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Okinawa, Japan
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Read dispatches from Blue Zones, our team of longevity experts.



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Photo & Video Gallery: November 10-11, 2005

Enjoy the team's final video and photo postings, which explore Okinawa's top seven longevity secrets and why the younger generation might not live as long as their grandparents. To revisit previous postings, click on the dates on the left.
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Video Transcript

Dan Buettner, Expedition Leader: In America we're taught that prosperity is a blessing, but here in Okinawa it's not so clear. At the beginning of the century things were tough, people survived mostly off sweet potatoes and fish. World War II changed all that. After years of difficulty, American troops came in and treated Okinawans to rations. Canned meat was introduced into the diet here. They seized this with great exuberance. Now fast food pervades the culture here.

Still a culture of longevity endures here, much of it is found in people over age 70, people who continue to live the traditional lifestyle. For the past two weeks we've taken a hard look at that lifestyle and tried to distill a recipe, a longevity recipe that Americans can live by.

With the help of the online audience, we've ranked the top seven secrets of the Okinawan longevity formula. They include surrounding yourself with family and friends, living with your parents and grandparents, exploring your faith and spirituality, getting daily exercise, eating a rainbow of colors, finding a sense of purpose, and simply getting married. These are the factors that seem to explain the Okinawans extra seven years of good life.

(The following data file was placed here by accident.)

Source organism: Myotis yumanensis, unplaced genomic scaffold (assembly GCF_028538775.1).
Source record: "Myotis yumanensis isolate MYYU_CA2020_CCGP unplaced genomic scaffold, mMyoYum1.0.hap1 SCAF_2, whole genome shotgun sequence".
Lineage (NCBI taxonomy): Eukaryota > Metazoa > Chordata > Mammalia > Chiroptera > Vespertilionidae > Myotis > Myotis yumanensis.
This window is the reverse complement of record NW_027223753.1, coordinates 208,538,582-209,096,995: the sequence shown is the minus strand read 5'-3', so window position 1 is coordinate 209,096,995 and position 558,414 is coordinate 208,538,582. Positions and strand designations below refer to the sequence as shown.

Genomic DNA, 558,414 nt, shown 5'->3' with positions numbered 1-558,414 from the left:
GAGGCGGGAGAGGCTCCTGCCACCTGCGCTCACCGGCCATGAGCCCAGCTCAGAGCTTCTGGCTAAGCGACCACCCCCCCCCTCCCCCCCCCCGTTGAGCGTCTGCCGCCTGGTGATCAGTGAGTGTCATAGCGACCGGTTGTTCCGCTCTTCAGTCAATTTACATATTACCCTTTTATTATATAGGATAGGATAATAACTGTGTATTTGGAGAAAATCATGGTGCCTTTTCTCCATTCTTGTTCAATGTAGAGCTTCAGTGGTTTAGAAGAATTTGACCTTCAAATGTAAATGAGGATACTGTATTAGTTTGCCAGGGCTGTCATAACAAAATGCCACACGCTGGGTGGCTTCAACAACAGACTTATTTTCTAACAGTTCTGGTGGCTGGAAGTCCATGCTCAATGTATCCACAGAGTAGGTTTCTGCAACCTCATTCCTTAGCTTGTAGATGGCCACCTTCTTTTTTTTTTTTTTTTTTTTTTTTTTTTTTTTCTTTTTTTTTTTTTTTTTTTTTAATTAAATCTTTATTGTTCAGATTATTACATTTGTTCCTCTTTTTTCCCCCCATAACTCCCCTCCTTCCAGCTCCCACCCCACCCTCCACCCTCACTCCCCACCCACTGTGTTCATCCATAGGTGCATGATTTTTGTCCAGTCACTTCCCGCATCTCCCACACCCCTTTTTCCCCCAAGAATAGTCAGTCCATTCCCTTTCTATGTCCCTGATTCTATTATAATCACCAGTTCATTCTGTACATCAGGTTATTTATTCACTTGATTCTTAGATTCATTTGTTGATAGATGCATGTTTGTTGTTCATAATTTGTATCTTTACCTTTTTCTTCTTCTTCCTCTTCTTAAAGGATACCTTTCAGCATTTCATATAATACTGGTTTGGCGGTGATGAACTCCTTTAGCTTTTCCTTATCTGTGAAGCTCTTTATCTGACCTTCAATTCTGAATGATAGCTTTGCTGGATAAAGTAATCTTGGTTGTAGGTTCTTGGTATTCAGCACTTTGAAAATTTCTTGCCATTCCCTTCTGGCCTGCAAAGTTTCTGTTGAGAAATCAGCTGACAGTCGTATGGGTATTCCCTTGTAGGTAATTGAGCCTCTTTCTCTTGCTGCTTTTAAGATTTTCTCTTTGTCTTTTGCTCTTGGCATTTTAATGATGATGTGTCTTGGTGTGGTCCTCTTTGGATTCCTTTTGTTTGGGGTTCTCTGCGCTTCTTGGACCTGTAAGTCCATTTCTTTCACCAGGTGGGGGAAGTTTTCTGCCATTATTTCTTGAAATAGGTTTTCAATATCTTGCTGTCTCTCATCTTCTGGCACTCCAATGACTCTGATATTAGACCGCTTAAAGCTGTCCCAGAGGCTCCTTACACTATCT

Along with secrets of longevity, Okinawans have left us with powerful images, images our photographer Gianluca caught with his camera.

Life expectancy in America has been going up steadily for the past 150 years. The bad news is for the first time in modern history our children are likely to live shorter lives than we do. Recently the New England Journal of Medicine reported that life expectancy in America will actually drop. The culprit? Childhood obesity and the diseases that manifest themselves in middle ages. The good news is that there are lifestyles out there we can emulate, lifestyles that can give us more years of good life. Our experience in Okinawa taught us to look to tradition to illuminate a path into the future. The sooner we take action the better. Live large.


 

 



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